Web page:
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People are generous. When you ask for their help in the right way, you’ll be amazed at the result. Including when you ask for referrals to top talent. In this video, I walk you through a four-step process that can land you 20 job candidate referrals in just 20 minutes.

Scott WintripHow to Generate 20 Job Candidate Referrals in 20 Minutes
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The Competitive Advantage of Being Talent Rich

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When it comes to success in business, one measure alone can accurately predict the future—wealth of talent. The more talent wealth an organization has, the more successful that organization will be.

We’ve all experienced the benefits of organizations that are rich in talent. These are the companies we’ve come to love. When we say we love a company, what we’re really saying is we love the work being done by the exceptional people in these organizations. People are the reason why Apple, Alphabet (Google), Amazon.com, and Starbucks remain some of the world’s most admired companies. That’s why having a wealth of talent is so important for all organizations. Talented employees who do outstanding work are the secret ingredients that make their companies great.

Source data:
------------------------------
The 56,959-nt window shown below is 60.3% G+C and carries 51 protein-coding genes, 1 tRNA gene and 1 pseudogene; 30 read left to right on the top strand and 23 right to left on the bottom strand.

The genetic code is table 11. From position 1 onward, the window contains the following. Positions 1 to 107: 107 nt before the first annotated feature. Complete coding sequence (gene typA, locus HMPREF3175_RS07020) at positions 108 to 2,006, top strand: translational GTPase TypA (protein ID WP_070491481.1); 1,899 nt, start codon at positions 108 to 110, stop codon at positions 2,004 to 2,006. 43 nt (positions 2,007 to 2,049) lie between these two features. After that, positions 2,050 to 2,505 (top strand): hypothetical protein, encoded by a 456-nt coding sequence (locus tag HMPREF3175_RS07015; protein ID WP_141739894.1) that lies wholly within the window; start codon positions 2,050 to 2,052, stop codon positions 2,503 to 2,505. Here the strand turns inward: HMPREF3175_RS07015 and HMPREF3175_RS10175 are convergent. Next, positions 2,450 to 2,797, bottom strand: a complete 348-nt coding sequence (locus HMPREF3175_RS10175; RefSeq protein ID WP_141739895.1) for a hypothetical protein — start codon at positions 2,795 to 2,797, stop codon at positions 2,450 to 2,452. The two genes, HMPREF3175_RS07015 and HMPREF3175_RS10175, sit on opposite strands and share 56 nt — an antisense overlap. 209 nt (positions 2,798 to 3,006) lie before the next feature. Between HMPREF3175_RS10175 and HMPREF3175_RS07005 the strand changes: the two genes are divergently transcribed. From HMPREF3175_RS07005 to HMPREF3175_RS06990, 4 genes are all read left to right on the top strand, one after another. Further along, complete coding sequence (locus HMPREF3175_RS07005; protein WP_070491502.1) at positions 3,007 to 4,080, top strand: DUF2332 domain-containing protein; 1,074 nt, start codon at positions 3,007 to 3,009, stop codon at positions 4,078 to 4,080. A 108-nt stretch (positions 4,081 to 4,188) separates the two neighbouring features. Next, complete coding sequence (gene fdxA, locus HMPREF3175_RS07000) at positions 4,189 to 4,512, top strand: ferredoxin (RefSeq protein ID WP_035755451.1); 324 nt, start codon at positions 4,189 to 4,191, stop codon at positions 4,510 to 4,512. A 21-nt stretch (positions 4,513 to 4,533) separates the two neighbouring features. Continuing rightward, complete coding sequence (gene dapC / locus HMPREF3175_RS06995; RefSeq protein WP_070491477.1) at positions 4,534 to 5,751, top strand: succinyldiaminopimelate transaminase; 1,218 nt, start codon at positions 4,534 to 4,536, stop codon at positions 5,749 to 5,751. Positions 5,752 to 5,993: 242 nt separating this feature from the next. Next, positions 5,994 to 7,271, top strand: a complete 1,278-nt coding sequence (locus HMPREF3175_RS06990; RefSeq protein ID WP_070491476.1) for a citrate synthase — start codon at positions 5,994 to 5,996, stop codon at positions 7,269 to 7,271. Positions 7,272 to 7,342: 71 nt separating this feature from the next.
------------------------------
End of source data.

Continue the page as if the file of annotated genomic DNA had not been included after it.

Just as there are levels of personal wealth, so too are there levels of talent wealth within companies. Organizations that are talent rich are the trendsetters and chief innovators within their industries. At the other end of the spectrum are those businesses that are talent poor. These companies scramble to be competitive and frequently struggle to survive.